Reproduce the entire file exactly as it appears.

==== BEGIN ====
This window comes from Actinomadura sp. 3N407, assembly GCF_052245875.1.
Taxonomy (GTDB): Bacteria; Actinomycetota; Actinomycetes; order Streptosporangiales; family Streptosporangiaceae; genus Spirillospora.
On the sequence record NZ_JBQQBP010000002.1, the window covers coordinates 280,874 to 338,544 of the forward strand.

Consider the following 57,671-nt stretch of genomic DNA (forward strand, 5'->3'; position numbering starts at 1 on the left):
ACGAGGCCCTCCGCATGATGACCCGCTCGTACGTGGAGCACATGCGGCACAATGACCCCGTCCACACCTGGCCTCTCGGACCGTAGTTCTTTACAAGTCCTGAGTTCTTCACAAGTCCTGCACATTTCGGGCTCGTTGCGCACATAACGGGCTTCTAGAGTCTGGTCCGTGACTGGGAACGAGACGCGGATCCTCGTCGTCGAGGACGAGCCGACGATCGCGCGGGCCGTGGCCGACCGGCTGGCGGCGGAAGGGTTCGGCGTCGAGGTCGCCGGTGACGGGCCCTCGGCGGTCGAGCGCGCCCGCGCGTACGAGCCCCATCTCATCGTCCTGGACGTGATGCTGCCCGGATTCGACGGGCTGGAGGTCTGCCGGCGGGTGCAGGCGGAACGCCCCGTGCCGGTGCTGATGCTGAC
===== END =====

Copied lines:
This window comes from Actinomadura sp. 3N407, assembly GCF_052245875.1.
Taxonomy (GTDB): Bacteria; Actinomycetota; Actinomycetes; order Streptosporangiales; family Streptosporangiaceae; genus Spirillospora.
On the sequence record NZ_JBQQBP010000002.1, the window covers coordinates 280,874 to 338,544 of the forward strand.

Consider the following 57,671-nt stretch of genomic DNA (forward strand, 5'->3'; position numbering starts at 1 on the left):
ACGAGGCCCTCCGCATGATGACCCGCTCGTACGTGGAGCACATGCGGCACAATGACCCCGTCCACACCTGGCCTCTCGGACCGTAGTTCTTTACAAGTCCTGAGTTCTTCACAAGTCCTGCACATTTCGGGCTCGTTGCGCACATAACGGGCTTCTAGAGTCTGGTCCGTGACTGGGAACGAGACGCGGATCCTCGTCGTCGAGGACGAGCCGACGATCGCGCGGGCCGTGGCCGACCGGCTGGCGGCGGAAGGGTTCGGCGTCGAGGTCGCCGGTGACGGGCCCTCGGCGGTCGAGCGCGCCCGCGCGTACGAGCCCCATCTCATCGTCCTGGACGTGATGCTGCCCGGATTCGACGGGCTGGAGGTCTGCCGGCGGGTGCAGGCGGAACGCCCCGTGCCGGTGCTGATGCTGAC